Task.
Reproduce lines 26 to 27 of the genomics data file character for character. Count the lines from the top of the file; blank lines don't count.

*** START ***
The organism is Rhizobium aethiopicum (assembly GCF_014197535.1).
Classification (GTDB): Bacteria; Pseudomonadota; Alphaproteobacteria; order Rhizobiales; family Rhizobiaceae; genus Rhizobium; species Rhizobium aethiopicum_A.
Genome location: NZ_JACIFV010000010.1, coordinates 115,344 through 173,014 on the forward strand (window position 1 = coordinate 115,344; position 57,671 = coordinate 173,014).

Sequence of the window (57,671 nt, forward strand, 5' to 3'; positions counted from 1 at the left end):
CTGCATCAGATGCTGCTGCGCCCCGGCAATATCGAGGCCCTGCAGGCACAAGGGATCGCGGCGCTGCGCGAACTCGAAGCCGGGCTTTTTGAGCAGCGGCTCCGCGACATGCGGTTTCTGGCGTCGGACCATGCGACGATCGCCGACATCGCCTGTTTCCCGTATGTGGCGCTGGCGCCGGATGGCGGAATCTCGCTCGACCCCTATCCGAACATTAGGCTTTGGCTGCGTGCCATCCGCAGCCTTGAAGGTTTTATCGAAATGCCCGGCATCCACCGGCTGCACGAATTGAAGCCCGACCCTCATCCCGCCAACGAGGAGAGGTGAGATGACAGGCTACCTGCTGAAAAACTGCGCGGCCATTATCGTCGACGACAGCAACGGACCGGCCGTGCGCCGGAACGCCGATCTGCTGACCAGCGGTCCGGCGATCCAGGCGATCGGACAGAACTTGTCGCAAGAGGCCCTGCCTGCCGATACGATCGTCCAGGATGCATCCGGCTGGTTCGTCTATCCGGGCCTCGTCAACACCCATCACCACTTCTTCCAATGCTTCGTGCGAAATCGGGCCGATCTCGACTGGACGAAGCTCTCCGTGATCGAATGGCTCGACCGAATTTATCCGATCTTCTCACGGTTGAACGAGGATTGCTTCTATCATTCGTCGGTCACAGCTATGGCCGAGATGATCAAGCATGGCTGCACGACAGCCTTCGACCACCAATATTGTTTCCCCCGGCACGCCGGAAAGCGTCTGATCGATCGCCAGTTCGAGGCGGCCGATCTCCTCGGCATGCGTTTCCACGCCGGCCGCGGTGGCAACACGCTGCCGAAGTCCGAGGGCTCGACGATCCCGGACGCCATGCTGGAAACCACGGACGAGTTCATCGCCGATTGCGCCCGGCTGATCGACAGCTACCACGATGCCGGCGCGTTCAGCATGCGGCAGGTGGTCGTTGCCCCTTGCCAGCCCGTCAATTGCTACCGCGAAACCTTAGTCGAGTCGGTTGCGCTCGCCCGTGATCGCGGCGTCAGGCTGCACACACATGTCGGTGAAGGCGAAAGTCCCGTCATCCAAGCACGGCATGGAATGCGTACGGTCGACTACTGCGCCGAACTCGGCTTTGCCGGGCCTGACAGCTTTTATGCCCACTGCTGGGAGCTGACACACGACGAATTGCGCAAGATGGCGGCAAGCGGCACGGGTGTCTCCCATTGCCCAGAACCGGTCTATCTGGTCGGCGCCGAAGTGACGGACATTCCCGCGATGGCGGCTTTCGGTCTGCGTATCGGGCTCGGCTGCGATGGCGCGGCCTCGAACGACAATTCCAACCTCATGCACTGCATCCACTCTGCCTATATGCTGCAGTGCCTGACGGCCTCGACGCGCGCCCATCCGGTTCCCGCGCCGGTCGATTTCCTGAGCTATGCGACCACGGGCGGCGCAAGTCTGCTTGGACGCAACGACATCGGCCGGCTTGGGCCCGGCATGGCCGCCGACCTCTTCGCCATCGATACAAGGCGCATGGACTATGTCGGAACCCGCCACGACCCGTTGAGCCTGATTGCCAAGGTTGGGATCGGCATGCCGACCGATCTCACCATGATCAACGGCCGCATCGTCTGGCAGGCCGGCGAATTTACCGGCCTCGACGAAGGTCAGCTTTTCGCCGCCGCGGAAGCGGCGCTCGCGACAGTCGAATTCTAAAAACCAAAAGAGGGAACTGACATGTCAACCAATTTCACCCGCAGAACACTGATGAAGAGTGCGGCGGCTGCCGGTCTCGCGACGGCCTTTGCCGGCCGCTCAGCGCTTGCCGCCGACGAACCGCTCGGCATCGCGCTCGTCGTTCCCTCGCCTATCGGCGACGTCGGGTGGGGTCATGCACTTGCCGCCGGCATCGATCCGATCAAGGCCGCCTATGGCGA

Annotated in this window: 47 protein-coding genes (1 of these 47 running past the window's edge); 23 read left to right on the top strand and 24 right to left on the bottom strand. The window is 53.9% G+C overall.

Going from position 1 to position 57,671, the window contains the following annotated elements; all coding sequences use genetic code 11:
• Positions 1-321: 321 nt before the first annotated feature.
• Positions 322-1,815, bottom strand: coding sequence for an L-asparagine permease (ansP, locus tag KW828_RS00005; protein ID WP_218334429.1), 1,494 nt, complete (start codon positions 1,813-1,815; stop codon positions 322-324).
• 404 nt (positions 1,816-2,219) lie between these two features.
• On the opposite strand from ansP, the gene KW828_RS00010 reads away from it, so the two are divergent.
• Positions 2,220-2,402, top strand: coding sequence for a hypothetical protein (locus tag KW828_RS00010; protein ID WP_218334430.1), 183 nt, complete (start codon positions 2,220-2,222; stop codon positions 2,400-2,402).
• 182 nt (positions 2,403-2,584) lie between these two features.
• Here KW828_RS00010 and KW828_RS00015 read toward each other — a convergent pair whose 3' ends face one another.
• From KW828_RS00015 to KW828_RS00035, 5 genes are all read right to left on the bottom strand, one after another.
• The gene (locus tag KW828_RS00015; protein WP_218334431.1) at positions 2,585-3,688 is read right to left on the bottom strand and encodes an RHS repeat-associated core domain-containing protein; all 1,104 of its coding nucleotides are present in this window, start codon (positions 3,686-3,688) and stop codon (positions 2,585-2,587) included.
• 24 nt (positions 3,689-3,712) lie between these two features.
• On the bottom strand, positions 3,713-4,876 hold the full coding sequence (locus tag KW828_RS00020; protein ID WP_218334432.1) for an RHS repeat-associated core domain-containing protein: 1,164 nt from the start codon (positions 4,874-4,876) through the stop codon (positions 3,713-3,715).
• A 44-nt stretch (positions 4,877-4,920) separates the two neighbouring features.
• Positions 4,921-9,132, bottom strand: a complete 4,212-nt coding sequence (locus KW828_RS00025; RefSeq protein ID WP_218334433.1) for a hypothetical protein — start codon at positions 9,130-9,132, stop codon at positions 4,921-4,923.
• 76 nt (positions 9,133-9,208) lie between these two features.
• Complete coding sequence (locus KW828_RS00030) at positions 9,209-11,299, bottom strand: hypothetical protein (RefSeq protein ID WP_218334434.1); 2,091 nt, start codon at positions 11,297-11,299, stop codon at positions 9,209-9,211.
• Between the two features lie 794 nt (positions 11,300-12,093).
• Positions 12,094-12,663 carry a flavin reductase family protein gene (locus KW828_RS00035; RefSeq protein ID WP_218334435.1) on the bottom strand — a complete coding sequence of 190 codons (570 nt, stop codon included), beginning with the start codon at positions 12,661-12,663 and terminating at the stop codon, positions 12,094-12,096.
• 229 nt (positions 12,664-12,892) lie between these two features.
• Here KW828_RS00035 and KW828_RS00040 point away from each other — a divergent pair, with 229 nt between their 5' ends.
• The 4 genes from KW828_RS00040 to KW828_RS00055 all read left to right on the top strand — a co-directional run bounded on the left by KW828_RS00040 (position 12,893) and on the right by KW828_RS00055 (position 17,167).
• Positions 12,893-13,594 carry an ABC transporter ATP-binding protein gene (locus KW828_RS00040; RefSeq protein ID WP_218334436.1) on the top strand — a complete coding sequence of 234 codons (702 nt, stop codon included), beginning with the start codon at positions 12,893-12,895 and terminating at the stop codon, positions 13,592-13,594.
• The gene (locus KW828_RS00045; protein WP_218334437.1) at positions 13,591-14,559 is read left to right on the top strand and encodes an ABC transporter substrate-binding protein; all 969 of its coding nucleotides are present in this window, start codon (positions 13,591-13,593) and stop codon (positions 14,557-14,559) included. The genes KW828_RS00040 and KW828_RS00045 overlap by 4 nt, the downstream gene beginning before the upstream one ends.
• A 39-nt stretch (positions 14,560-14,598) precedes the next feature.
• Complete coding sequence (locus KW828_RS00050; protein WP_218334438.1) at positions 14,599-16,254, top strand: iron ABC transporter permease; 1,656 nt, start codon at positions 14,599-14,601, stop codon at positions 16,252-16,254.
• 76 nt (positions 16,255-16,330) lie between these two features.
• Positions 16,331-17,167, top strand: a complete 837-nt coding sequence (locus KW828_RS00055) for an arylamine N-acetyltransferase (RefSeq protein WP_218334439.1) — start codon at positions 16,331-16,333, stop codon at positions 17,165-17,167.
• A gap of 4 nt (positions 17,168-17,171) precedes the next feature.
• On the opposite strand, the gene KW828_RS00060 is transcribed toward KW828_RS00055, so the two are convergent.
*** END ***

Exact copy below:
• Here KW828_RS00035 and KW828_RS00040 point away from each other — a divergent pair, with 229 nt between their 5' ends.
• The 4 genes from KW828_RS00040 to KW828_RS00055 all read left to right on the top strand — a co-directional run bounded on the left by KW828_RS00040 (position 12,893) and on the right by KW828_RS00055 (position 17,167).